The best division race in baseball might be historically good, too.
The upstart Mets and powerhouse Atlanta are barreling toward a rare feat: two 100-win teams in the same division. That has happened just five times in the more than half-century since MLB instituted the format. These teams — in their tightened chase of the NL East title — are looking to make it six.
With less than four weeks remaining in the regular season, the Mets are 87-51, on pace for 102.1 wins. Atlanta is 86-51, on pace for 101.7 wins. With both clubs idle Thursday, the Mets lead by a half-game going into their weekend series in Miami.
This is the final countdown. And the Mets happen to have a pair of players with first-hand experience in such an outlier of a pennant race: Max Scherzer, who played for the 2021 Dodgers, who won 106 games, and Darin Ruf, who was on last year’s 107-win Giants.
“I put such an emphasis on the division because it’s something that feels real, tangible,” Scherzer said. “That type of intensity and grind, it’s just fun to be a part of. It’s great when baseball unfolds this way.”
Ruf said, comparing the NL East this season to the NL West last season: “It’s pretty identical. The quality of the two teams, the pitching staff, offense. Both teams do so many things right. It’ll be very, very similar as long as both teams keep playing well.”
What has stayed with Ruf most is the daily intensity. If you lose on any given day, you are likely to lose ground. That may well be especially true for the Mets and Atlanta given their easy schedules in the final month.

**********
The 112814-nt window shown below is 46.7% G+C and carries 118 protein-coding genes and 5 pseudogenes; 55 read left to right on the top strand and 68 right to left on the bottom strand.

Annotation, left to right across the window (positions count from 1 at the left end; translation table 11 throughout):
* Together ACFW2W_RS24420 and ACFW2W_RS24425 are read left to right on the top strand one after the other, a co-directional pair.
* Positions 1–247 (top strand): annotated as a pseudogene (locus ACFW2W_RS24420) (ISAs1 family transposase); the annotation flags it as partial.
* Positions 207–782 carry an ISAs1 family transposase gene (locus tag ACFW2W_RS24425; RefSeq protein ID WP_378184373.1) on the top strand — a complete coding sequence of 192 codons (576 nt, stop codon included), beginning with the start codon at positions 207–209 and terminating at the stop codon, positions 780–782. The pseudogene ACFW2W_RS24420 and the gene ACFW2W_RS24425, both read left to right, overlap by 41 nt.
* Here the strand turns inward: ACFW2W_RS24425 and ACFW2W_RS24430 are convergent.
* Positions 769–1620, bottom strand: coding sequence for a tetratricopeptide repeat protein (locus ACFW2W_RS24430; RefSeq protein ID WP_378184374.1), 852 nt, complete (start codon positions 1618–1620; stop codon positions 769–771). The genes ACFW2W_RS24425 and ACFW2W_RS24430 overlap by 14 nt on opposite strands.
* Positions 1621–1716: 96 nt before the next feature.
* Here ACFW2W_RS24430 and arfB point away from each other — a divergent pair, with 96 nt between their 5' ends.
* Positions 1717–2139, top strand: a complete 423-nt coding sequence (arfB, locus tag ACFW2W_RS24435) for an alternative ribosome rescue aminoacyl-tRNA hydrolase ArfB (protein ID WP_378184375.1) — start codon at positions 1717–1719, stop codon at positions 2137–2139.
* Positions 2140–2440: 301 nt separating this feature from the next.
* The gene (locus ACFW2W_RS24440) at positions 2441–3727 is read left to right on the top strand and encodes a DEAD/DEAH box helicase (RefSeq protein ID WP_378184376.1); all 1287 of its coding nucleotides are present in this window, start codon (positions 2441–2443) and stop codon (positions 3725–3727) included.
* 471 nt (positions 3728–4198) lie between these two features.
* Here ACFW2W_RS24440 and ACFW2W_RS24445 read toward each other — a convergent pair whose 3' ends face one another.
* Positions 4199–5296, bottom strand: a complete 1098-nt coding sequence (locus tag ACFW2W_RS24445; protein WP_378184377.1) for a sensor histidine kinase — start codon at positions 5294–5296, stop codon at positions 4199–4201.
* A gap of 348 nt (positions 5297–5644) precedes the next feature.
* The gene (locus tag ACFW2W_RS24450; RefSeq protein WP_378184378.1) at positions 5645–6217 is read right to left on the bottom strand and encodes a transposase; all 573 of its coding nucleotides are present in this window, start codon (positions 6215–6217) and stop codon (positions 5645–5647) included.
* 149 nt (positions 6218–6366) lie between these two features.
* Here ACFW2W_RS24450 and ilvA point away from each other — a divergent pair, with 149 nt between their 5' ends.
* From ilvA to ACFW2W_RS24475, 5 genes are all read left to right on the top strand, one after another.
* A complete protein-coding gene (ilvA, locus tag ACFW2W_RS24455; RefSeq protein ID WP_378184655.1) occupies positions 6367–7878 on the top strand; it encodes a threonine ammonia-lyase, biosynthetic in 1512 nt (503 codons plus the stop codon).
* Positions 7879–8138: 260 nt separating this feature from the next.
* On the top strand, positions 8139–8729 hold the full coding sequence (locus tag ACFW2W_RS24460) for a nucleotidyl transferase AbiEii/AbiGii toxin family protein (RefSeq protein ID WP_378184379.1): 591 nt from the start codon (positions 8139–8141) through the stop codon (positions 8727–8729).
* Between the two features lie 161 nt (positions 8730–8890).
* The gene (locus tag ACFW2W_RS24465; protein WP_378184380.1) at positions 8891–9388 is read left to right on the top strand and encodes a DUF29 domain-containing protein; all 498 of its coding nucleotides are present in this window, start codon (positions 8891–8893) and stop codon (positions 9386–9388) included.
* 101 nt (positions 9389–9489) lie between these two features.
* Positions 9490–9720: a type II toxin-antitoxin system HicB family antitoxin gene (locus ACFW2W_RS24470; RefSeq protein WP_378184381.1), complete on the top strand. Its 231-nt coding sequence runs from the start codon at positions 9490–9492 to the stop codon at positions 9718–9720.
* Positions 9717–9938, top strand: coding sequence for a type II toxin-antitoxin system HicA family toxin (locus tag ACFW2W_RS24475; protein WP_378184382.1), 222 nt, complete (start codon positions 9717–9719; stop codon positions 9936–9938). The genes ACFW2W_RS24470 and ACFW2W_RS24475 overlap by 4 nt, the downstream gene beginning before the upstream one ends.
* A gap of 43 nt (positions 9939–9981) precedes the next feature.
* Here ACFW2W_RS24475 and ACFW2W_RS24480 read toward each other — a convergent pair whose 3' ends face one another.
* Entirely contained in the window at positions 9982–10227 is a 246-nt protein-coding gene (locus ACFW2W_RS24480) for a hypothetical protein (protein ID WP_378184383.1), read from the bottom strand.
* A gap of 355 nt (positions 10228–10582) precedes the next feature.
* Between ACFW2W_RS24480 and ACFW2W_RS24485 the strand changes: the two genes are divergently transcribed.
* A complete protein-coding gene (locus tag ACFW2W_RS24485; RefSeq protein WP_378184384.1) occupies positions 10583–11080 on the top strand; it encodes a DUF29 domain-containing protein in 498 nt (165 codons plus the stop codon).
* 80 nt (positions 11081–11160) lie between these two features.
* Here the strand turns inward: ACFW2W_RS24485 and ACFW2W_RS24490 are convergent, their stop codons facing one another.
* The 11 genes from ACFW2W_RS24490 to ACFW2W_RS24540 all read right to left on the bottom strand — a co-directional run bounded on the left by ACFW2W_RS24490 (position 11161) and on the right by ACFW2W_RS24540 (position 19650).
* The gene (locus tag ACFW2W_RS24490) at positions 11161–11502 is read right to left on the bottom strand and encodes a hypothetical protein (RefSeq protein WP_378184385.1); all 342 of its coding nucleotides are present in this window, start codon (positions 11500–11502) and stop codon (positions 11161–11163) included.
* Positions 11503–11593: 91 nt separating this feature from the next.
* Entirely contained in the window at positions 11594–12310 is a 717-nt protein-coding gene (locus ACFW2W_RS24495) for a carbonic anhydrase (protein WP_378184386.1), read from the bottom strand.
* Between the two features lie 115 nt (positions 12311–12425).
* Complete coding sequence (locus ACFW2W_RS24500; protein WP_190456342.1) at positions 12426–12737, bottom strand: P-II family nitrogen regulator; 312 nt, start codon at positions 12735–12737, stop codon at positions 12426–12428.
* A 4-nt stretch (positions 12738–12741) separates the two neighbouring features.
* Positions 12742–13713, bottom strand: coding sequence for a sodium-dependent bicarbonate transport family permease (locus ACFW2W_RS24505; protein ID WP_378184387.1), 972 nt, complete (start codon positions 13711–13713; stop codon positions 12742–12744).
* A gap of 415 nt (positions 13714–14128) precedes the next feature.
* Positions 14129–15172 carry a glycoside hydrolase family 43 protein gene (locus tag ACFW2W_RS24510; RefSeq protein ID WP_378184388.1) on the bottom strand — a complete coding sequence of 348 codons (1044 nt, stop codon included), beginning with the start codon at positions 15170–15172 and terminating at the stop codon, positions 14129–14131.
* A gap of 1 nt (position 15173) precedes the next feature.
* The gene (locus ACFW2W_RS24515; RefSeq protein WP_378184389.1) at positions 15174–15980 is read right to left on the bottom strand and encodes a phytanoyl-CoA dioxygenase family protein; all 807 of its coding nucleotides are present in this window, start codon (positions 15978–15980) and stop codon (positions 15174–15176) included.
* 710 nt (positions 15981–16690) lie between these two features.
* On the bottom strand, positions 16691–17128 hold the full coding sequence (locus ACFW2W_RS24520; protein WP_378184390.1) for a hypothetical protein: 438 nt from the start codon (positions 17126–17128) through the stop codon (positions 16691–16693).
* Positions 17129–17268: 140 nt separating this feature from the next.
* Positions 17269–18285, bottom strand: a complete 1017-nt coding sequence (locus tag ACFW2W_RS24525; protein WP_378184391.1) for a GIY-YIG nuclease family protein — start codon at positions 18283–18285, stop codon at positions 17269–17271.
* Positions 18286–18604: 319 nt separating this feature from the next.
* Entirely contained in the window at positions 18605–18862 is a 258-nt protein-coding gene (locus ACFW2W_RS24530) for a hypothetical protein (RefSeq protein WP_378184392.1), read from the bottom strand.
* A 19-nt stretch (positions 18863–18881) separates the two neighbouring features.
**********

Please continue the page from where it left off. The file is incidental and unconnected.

Every game matters in a way that is more than a cliche.
“That was the main consensus: Damn, we have to win again today, we have to win again today. Last game of the season, we have to win today,” Ruf said of his Giants experience. “It was intense. To play 162 games, to have the best record in baseball and still have to focus on winning the 162nd game — it’s pretty incredible that you have to do that when you win 107 games, to have every single one of them matter, to run our starters out there every single game.
“That’s what I took from it. Every single one of the guys had to bring it every single day for every single game of the season.”
If you are looking for parallels, consider the 2022 Mets the 2021 Giants, the big-market team that had underperformed in previos seasons but had a newish front office trying to start a new era, then hit it big — way big — probably earlier than they genuinely expected. Atlanta is the Dodgers, the perennial division champion and defending World Series champion having another darn good year but in a dogfight anyway.
Last year, the Giants led by 2 1/2 games or fewer — usually fewer — every day for the last six weeks. Los Angeles went 7-0 to finish its schedule. But San Francisco managed a 6-1 run. The Giants didn’t clinch the division until the final day of the regular season, sending the Dodgers to the wild-card game. (When the teams met again in the NLDS, the Dodgers wound up winning.)
“Especially having a little bit more of a veteran team like we had, guys that have won World Series and things like that — even they hadn’t had to win every single regular-season game to get yourself in the position that you wanted to in the playoffs,” Ruf said.
Scherzer said: “You can’t just throw away a game.”
For the Mets and Atlanta, the circumstances are similar and the stakes are significant. The victor will get a bye into the NLDS (as long as they can hold off surging St. Louis for the No. 2 seed). The loser will play in the best-of-three wild-card round, which is new this year, then if they advance face the Dodgers in the NLDS.
Their Sept. 30-Oct. 2 series in Atlanta — the penultimate series of the season — looms large.
“It keeps you sharp, keeps you focused,” Scherzer said. “That’s when baseball is at its best, when you’re coming in every single day and grinding to win — every single day. That’s what you want. It’s only a benefit. There’s no negative to it.”
Previous divisional pennant races with two 100-win teams:
2021 NL West: Giants (107), Dodgers (106)
2018 AL East: Red Sox (108), Yankees (100)
2001 AL West: Mariners (116), Athletics (102)
1993 NL West: Atlanta (104), Giants (103)
1980 AL East: Yankees (103), Orioles (100)